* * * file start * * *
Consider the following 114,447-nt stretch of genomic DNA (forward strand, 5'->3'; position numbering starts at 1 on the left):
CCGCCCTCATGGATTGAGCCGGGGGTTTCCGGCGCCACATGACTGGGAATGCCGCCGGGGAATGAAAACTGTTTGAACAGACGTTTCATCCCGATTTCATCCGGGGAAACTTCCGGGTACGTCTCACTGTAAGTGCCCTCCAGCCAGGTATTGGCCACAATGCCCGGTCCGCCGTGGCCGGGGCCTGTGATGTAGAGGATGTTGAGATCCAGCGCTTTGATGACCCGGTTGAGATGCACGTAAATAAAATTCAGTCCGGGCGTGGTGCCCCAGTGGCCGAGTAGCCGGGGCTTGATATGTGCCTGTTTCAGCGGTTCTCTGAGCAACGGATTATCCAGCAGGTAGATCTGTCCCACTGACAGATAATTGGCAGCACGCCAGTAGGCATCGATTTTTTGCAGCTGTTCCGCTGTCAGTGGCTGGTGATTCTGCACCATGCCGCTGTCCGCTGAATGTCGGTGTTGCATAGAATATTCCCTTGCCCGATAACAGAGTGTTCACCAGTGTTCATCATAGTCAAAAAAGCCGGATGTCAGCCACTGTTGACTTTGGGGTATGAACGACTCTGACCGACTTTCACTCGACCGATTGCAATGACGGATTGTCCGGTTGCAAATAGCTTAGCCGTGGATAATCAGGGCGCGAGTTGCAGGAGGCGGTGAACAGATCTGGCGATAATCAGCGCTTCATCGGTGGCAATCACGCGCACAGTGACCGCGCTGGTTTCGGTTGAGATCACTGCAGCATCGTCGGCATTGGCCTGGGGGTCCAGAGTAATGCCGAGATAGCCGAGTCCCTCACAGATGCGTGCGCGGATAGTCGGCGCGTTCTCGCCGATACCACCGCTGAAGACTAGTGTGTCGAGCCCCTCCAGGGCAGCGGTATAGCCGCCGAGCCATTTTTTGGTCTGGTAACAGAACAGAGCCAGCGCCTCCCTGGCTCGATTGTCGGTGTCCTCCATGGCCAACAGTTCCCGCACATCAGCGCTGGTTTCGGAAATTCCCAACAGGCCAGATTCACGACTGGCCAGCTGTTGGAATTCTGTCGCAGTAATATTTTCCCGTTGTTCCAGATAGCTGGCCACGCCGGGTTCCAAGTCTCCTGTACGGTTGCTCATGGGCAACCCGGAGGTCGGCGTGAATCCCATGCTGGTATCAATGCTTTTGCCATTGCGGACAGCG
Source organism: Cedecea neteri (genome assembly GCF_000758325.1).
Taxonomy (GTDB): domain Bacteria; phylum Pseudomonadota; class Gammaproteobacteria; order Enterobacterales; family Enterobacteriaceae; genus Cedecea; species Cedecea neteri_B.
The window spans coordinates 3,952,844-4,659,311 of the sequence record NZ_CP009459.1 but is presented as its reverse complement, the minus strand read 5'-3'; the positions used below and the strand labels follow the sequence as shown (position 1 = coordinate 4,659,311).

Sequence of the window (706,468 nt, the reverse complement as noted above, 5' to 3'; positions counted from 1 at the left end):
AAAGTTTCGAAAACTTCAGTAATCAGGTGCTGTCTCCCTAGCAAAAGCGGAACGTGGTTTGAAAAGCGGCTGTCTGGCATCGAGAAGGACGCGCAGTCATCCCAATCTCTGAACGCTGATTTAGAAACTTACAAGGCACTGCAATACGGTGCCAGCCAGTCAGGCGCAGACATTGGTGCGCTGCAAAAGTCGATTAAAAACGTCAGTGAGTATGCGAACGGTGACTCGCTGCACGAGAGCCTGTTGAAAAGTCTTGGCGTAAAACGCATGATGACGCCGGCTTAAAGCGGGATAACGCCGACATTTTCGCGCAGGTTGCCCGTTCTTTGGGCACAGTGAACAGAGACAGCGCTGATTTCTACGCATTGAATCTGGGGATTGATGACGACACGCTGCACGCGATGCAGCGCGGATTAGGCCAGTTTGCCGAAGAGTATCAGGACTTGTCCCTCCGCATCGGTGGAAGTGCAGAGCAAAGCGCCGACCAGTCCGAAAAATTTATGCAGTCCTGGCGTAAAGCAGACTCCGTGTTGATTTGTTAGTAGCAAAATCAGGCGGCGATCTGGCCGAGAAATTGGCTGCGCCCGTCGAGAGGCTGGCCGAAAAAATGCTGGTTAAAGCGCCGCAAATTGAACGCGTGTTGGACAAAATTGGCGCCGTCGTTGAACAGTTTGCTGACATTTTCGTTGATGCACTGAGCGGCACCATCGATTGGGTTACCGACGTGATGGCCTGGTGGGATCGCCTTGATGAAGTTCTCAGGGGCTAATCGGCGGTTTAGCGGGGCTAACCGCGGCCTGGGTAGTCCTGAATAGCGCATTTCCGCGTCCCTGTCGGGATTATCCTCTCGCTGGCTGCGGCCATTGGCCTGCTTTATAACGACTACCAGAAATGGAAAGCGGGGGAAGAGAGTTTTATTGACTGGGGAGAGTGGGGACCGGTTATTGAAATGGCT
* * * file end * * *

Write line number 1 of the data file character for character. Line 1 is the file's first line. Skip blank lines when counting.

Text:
Consider the following 114,447-nt stretch of genomic DNA (forward strand, 5'->3'; position numbering starts at 1 on the left):